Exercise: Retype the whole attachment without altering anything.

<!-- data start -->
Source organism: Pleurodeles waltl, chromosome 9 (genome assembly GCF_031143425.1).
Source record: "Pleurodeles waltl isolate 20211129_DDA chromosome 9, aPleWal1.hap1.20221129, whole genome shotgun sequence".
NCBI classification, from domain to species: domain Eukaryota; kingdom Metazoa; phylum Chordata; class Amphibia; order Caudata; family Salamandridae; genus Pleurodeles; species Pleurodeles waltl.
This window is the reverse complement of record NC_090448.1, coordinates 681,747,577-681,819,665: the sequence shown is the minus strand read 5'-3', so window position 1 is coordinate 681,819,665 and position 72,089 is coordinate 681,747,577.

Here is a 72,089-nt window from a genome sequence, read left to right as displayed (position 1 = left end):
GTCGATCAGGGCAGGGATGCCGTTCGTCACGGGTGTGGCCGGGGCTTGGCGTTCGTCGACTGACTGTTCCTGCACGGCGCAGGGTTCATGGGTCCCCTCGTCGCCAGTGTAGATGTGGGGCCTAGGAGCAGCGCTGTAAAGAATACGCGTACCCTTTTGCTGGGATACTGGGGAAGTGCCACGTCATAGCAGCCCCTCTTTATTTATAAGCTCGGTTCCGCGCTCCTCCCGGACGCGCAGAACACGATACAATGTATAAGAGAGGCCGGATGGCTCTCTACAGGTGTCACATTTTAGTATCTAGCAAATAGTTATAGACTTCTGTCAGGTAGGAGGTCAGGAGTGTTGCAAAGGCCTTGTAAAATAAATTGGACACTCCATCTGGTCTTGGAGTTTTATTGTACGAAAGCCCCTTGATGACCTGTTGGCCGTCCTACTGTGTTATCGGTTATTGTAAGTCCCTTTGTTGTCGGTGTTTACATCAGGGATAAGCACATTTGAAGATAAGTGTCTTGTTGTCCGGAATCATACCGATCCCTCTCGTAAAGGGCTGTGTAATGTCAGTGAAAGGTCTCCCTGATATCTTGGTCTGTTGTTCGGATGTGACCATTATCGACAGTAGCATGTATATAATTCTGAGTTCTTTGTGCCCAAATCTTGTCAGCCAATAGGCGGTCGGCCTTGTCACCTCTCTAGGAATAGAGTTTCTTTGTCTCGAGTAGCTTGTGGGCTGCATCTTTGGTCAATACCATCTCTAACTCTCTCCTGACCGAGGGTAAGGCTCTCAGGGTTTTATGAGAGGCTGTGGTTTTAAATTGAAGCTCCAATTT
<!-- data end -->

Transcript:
Source organism: Pleurodeles waltl, chromosome 9 (genome assembly GCF_031143425.1).
Source record: "Pleurodeles waltl isolate 20211129_DDA chromosome 9, aPleWal1.hap1.20221129, whole genome shotgun sequence".
NCBI classification, from domain to species: domain Eukaryota; kingdom Metazoa; phylum Chordata; class Amphibia; order Caudata; family Salamandridae; genus Pleurodeles; species Pleurodeles waltl.
This window is the reverse complement of record NC_090448.1, coordinates 681,747,577-681,819,665: the sequence shown is the minus strand read 5'-3', so window position 1 is coordinate 681,819,665 and position 72,089 is coordinate 681,747,577.

Here is a 72,089-nt window from a genome sequence, read left to right as displayed (position 1 = left end):
GTCGATCAGGGCAGGGATGCCGTTCGTCACGGGTGTGGCCGGGGCTTGGCGTTCGTCGACTGACTGTTCCTGCACGGCGCAGGGTTCATGGGTCCCCTCGTCGCCAGTGTAGATGTGGGGCCTAGGAGCAGCGCTGTAAAGAATACGCGTACCCTTTTGCTGGGATACTGGGGAAGTGCCACGTCATAGCAGCCCCTCTTTATTTATAAGCTCGGTTCCGCGCTCCTCCCGGACGCGCAGAACACGATACAATGTATAAGAGAGGCCGGATGGCTCTCTACAGGTGTCACATTTTAGTATCTAGCAAATAGTTATAGACTTCTGTCAGGTAGGAGGTCAGGAGTGTTGCAAAGGCCTTGTAAAATAAATTGGACACTCCATCTGGTCTTGGAGTTTTATTGTACGAAAGCCCCTTGATGACCTGTTGGCCGTCCTACTGTGTTATCGGTTATTGTAAGTCCCTTTGTTGTCGGTGTTTACATCAGGGATAAGCACATTTGAAGATAAGTGTCTTGTTGTCCGGAATCATACCGATCCCTCTCGTAAAGGGCTGTGTAATGTCAGTGAAAGGTCTCCCTGATATCTTGGTCTGTTGTTCGGATGTGACCATTATCGACAGTAGCATGTATATAATTCTGAGTTCTTTGTGCCCAAATCTTGTCAGCCAATAGGCGGTCGGCCTTGTCACCTCTCTAGGAATAGAGTTTCTTTGTCTCGAGTAGCTTGTGGGCTGCATCTTTGGTCAATACCATCTCTAACTCTCTCCTGACCGAGGGTAAGGCTCTCAGGGTTTTATGAGAGGCTGTGGTTTTAAATTGAAGCTCCAATTT